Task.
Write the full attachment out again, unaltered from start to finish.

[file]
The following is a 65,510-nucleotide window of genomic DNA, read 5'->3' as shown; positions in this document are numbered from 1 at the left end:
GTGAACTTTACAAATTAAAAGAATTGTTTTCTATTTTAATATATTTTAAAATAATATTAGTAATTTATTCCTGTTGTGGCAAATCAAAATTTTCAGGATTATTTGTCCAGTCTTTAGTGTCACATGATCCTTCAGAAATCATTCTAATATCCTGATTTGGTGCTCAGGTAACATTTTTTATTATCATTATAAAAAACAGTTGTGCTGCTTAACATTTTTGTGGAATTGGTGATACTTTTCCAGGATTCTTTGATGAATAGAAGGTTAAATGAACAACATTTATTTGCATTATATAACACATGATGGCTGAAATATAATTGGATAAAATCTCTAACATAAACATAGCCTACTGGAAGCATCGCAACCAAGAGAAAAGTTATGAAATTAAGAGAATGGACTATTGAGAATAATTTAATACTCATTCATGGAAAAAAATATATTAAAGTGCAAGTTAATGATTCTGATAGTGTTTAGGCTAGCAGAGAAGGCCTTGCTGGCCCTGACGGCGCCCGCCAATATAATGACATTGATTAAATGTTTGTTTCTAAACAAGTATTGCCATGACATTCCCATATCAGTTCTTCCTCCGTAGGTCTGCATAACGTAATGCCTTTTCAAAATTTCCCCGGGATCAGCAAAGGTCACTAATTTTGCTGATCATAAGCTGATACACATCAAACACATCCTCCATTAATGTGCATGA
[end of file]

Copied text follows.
The following is a 65,510-nucleotide window of genomic DNA, read 5'->3' as shown; positions in this document are numbered from 1 at the left end:
GTGAACTTTACAAATTAAAAGAATTGTTTTCTATTTTAATATATTTTAAAATAATATTAGTAATTTATTCCTGTTGTGGCAAATCAAAATTTTCAGGATTATTTGTCCAGTCTTTAGTGTCACATGATCCTTCAGAAATCATTCTAATATCCTGATTTGGTGCTCAGGTAACATTTTTTATTATCATTATAAAAAACAGTTGTGCTGCTTAACATTTTTGTGGAATTGGTGATACTTTTCCAGGATTCTTTGATGAATAGAAGGTTAAATGAACAACATTTATTTGCATTATATAACACATGATGGCTGAAATATAATTGGATAAAATCTCTAACATAAACATAGCCTACTGGAAGCATCGCAACCAAGAGAAAAGTTATGAAATTAAGAGAATGGACTATTGAGAATAATTTAATACTCATTCATGGAAAAAAATATATTAAAGTGCAAGTTAATGATTCTGATAGTGTTTAGGCTAGCAGAGAAGGCCTTGCTGGCCCTGACGGCGCCCGCCAATATAATGACATTGATTAAATGTTTGTTTCTAAACAAGTATTGCCATGACATTCCCATATCAGTTCTTCCTCCGTAGGTCTGCATAACGTAATGCCTTTTCAAAATTTCCCCGGGATCAGCAAAGGTCACTAATTTTGCTGATCATAAGCTGATACACATCAAACACATCCTCCATTAATGTGCATGA